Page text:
Table of ContentsAbstract................................................................................... 1 Introduction............................................................................... 1 Disclaimer................................................................................. 2 I. IPMI.................................................................................... 3 II. The BMC................................................................................ 5 III. IPMI in the Wild......................................................................10 IV. Security Proclamations.................................................................12 V. Into You Like a Train (Conclusion)..................................................... 16 Bibliography...............................................................................18 I'd like to thank…...................................................................21
By far the most popular OOB protocol today is the Intelligent Platform Management Interface, aka IPMI, which communicates to a server via the service processor or baseboard management controller (BMC.)
The IPMI system is actually composed of three specifications: the "Intelligent Platform Management Interface (IPMI), Intelligent Platform Management Bus (IPMB) and Intelligent Chassis Management Bus (ICMB)." It was initially developed by Intel, Dell, HP, and other large corporations; version 1.0 specifications published in 1998. Version 1.5, which is still in fairly wide use, came out in 2001, and 2.0 was rolled out in 2004 (the last revisions being published June 2009.) 2.0's main security contribution was to introduce the option of network encryption.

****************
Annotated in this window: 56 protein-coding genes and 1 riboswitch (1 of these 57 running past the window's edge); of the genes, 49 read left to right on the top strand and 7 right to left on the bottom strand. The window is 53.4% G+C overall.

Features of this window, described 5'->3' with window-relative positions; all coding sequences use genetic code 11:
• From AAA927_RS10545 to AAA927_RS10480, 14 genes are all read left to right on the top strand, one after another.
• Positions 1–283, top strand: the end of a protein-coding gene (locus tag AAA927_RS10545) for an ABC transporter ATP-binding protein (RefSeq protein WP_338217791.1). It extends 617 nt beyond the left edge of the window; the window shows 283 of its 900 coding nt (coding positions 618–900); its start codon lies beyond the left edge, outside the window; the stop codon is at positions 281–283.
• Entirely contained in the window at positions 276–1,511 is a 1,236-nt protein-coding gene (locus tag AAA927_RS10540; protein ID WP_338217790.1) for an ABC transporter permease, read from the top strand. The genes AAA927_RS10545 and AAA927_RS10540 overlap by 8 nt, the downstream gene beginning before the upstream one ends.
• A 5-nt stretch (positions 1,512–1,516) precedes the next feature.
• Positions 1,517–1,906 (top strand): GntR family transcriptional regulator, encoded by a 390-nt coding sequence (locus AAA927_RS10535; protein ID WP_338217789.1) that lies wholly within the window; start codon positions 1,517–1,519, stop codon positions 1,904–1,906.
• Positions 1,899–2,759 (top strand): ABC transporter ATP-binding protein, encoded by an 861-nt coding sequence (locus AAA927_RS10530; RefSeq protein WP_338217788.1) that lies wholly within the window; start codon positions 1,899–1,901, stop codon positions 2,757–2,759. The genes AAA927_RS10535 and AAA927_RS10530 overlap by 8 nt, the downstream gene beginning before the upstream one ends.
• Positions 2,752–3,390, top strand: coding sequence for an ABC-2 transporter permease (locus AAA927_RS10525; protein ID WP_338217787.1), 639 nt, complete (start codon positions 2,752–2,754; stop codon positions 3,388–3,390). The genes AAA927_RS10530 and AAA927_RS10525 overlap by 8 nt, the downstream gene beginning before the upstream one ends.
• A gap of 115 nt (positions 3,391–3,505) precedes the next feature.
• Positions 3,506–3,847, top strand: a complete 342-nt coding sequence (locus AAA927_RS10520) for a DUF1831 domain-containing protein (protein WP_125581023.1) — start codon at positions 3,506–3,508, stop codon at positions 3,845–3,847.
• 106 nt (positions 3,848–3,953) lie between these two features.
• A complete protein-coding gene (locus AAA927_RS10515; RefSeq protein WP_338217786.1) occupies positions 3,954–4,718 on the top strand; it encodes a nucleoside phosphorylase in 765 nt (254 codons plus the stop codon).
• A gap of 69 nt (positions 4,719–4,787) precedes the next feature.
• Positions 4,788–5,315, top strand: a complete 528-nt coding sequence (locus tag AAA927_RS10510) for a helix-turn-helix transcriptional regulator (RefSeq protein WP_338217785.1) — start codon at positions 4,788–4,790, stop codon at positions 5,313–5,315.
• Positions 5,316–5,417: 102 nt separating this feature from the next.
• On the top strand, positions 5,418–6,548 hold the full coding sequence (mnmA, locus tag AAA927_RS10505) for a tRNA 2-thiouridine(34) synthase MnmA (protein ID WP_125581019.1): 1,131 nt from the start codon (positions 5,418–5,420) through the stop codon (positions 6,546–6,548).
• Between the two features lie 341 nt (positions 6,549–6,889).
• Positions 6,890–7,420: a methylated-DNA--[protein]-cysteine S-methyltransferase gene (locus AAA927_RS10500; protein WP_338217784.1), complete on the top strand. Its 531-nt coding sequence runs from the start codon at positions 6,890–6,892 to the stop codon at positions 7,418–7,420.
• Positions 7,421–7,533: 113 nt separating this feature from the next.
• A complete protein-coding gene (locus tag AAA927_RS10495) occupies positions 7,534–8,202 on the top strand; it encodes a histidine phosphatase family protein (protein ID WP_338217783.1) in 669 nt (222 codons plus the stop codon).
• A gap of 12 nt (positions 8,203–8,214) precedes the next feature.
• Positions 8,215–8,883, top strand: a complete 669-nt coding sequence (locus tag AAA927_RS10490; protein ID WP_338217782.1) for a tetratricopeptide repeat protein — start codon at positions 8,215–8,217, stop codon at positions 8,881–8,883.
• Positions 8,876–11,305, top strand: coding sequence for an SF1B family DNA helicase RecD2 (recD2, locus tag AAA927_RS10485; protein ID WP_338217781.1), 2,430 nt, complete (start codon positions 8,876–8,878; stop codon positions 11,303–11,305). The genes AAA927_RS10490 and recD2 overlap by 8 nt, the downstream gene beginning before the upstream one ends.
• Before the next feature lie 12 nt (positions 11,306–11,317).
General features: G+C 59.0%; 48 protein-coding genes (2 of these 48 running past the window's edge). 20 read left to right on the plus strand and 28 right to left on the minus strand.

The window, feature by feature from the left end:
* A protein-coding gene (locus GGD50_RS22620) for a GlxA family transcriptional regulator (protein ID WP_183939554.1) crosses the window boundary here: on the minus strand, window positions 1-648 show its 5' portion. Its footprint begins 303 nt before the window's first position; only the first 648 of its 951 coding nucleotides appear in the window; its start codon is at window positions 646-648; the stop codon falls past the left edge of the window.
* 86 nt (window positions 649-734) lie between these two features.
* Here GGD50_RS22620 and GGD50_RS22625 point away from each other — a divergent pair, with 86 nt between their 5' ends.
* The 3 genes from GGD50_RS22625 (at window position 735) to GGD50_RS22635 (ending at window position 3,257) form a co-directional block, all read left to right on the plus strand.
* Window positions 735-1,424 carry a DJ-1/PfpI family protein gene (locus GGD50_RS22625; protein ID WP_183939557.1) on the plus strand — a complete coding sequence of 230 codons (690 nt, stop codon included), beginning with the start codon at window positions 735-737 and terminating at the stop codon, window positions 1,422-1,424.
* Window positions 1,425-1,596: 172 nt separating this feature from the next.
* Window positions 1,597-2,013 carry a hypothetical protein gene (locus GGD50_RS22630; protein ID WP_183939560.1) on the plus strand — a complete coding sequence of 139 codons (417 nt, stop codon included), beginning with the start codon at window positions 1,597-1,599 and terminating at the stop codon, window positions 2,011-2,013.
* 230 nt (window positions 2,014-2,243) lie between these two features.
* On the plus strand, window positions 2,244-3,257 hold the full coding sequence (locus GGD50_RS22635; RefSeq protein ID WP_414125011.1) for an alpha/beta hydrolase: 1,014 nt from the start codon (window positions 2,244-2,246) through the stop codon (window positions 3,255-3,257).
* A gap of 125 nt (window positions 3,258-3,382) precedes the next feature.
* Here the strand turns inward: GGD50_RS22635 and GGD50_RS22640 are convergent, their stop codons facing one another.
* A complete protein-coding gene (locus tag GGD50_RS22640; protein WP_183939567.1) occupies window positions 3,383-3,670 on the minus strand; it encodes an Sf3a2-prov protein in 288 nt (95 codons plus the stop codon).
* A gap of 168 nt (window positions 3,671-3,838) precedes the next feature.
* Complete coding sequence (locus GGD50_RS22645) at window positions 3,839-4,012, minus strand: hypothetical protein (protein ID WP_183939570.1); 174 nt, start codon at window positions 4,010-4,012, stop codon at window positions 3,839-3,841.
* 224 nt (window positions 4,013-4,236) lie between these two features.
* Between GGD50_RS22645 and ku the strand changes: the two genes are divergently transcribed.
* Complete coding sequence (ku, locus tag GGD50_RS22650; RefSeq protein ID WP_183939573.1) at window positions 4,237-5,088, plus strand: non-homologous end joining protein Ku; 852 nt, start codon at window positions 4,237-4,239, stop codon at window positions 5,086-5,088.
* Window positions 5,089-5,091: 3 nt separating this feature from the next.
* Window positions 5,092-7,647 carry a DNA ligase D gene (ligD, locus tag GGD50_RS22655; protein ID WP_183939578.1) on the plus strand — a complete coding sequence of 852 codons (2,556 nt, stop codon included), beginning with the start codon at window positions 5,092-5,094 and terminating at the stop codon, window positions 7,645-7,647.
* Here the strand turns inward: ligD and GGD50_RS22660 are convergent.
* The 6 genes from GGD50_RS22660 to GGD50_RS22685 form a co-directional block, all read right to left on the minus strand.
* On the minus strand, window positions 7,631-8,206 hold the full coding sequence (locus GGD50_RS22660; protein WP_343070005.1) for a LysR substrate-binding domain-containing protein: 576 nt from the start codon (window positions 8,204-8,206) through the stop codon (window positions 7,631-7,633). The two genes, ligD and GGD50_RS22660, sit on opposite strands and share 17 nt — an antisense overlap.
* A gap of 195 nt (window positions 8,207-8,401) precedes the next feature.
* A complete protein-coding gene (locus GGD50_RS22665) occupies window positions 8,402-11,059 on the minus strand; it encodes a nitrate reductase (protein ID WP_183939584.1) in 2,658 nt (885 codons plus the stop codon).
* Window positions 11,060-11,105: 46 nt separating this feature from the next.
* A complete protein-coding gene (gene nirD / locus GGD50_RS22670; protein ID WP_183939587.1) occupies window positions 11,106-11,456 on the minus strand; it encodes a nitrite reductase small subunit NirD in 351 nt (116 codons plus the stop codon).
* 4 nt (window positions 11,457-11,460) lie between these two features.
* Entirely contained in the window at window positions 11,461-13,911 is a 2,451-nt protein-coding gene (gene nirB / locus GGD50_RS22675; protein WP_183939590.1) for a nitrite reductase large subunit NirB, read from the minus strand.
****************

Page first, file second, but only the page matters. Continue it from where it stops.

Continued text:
Server and firmware vendors add features and use a variety of names; Dell calls theirs iDRAC, Hewlett Packard iLO, IBM IMM, etc, but in the end it's all IPMI under the hood. Intel launched a similar effort for personal computers called Active Management Technology ( AMT) that shares many features with IPMI, but while hazardous I don't personally view it to be as threatening as IPMI.
IPMI was designed to be resilient - the BMC is able to communicate with its server or with other computers even when the network is down, the server power is off, the operating system or disks crash, or when other catastrophic failures happen (which is pretty cool if you think of it.)